Observe Good Neighbourliness

The Messenger of Allah (pbuh) recommended good relationships with others and especially with neighbours so much so that they have nothing to blame themselves for. 

The Holy Prophet (pbuh) said: “He will not enter Heaven who by his evil deeds does not inspire security in his neighbours.”

He also said: “I am not for the one who eats his fill while his neighbour is hungry.”

Look After the Elderly People 

The Prophet of Allah (pbuh) treated the elderly with great respect and tenderness. The elderly according to him, must be respected, looked after, and pampered by their families. They should not be rejected or sent to old people’s homes for the rest of their lives. 

The Holy Prophet (pbuh) said: “He who neither respects the old nor has pity for the young is not part of me.”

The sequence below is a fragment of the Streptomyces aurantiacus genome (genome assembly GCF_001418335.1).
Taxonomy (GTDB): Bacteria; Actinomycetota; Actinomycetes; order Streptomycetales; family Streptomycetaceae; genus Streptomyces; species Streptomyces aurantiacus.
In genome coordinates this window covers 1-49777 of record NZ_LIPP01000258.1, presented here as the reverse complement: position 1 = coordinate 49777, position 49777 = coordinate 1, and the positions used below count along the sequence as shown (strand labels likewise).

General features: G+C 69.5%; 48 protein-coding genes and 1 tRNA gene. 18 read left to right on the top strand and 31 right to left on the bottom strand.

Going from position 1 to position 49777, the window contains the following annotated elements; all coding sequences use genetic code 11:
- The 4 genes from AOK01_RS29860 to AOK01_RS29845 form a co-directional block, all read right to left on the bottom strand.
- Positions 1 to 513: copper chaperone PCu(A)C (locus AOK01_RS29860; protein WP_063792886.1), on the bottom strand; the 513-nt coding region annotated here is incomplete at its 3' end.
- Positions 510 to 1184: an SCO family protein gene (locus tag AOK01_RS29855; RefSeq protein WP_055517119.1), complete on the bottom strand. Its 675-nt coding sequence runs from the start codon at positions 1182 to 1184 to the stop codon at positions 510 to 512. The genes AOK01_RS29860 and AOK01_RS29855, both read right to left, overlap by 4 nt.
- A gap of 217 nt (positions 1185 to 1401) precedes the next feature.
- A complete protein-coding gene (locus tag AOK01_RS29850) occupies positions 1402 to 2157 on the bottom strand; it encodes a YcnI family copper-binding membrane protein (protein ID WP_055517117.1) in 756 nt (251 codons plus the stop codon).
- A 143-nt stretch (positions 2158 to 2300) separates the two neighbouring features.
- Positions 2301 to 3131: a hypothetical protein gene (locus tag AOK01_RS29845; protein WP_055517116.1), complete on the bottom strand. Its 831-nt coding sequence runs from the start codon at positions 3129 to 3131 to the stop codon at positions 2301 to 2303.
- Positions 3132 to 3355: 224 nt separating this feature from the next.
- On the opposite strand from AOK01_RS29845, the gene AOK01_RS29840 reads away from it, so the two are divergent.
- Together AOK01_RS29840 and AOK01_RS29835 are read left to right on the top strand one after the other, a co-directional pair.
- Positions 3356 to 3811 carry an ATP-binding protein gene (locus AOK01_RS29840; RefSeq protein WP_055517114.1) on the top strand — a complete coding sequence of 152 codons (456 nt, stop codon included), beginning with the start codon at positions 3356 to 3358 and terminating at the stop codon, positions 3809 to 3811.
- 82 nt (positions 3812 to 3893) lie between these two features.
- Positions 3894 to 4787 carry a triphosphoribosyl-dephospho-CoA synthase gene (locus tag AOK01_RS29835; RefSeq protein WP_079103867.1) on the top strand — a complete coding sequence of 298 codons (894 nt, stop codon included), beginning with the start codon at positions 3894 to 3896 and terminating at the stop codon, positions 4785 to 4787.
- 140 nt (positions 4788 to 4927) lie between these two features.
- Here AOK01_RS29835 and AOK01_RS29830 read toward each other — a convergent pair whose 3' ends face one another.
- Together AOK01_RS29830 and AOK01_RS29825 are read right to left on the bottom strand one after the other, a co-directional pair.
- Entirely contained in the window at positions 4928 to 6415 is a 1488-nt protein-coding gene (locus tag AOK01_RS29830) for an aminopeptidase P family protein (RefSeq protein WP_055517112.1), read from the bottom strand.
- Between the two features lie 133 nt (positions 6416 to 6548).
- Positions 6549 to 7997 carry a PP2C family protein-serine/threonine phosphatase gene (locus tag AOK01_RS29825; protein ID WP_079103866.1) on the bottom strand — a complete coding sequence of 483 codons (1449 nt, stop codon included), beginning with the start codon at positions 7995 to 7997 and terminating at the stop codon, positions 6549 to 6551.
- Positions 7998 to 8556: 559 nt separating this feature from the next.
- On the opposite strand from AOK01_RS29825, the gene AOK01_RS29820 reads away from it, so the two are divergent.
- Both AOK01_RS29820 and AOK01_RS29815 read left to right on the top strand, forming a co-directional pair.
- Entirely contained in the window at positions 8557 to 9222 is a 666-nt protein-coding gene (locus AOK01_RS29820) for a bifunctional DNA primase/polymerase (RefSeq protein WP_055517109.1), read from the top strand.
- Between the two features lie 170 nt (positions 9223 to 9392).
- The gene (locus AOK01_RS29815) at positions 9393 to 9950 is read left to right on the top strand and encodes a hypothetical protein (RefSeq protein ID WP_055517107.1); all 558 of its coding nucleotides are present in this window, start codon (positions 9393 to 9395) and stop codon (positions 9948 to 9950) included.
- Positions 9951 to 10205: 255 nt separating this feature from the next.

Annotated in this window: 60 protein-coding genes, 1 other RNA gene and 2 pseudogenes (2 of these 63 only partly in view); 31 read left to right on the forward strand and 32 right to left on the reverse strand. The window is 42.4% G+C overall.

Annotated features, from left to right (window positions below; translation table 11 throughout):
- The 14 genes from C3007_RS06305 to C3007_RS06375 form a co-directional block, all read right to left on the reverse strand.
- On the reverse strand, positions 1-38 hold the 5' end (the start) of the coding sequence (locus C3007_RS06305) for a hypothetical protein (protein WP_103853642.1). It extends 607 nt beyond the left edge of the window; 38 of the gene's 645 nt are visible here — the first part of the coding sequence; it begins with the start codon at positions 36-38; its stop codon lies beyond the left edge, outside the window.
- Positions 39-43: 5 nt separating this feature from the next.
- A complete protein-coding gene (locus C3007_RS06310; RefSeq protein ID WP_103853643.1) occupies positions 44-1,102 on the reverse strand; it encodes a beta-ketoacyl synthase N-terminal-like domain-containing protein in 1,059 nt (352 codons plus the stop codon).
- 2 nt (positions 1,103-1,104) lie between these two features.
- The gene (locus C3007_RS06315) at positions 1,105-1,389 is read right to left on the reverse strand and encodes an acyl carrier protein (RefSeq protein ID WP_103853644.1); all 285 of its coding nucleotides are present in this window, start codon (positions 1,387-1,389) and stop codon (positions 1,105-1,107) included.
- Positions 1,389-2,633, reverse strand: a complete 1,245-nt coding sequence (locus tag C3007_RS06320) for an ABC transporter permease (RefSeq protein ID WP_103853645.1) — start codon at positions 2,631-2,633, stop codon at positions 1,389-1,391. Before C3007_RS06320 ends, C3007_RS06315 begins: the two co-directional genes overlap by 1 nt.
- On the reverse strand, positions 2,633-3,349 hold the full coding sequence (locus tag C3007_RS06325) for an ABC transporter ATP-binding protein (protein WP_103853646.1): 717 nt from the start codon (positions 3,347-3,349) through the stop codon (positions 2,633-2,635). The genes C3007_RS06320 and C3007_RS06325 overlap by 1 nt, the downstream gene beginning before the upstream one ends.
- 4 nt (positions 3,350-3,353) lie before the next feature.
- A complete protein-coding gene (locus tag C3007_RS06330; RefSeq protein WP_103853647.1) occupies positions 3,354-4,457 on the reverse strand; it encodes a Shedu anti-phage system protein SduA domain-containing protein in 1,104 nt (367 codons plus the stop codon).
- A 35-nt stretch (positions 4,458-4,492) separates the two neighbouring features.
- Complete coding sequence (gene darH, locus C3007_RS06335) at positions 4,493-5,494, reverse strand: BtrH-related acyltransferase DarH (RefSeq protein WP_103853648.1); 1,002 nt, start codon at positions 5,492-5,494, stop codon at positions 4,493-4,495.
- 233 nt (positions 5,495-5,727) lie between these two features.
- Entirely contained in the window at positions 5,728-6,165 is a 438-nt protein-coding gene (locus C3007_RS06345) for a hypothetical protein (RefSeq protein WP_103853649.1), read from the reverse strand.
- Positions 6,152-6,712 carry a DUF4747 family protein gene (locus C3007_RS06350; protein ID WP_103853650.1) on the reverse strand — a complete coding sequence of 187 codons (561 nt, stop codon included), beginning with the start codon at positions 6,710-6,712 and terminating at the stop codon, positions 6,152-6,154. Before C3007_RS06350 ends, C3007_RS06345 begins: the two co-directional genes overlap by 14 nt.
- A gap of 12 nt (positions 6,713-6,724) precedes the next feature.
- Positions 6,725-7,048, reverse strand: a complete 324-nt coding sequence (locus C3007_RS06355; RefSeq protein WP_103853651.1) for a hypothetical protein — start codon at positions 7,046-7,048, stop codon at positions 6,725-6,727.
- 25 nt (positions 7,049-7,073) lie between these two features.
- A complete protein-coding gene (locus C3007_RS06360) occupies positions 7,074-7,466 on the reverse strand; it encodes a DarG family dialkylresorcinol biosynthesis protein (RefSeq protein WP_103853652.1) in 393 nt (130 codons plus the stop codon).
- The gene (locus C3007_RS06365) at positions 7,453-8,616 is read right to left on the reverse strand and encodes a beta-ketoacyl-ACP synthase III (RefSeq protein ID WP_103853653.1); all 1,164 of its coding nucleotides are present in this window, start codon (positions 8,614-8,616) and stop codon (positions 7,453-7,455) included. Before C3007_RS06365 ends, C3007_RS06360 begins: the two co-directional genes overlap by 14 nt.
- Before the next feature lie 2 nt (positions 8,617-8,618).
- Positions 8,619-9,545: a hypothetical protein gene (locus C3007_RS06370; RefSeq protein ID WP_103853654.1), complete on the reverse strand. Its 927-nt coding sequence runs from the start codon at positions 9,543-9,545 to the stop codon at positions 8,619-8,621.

Care for the Orphans, Widows and the Indigent

Muhammad (pbuh) has given orphans, widows and the poor a privileged position in society and calls for special tenderness and love for them as they are deprived of this invaluable support which is the affection of parents. 

He (pbuh) said, “Whoever takes care of orphans will be with me in Paradise as the index finger is next to the middle finger.” 

He also said that the person who works for the widow is like the one who prays all night and fasts during the day.

On the Rights of Women

In a country where women had no human value, the Messenger of Allah (pbuh) gave her high status and gave her important rights in society. He instituted laws to preserve the woman from the violence of her husband, from the tyranny of her parents-in-law and her relatives in order to maintain her dignity, honour and chastity. “The most perfect of Muslims is the one who behaves the best towards his wife.”

And the Prophet of Allah did not fail to dwell on the worth of a girl. He said: “If a person has only daughters and with joy and gratitude he has taken care of them, they will become his shield against hell.”

Ethical Care for Animals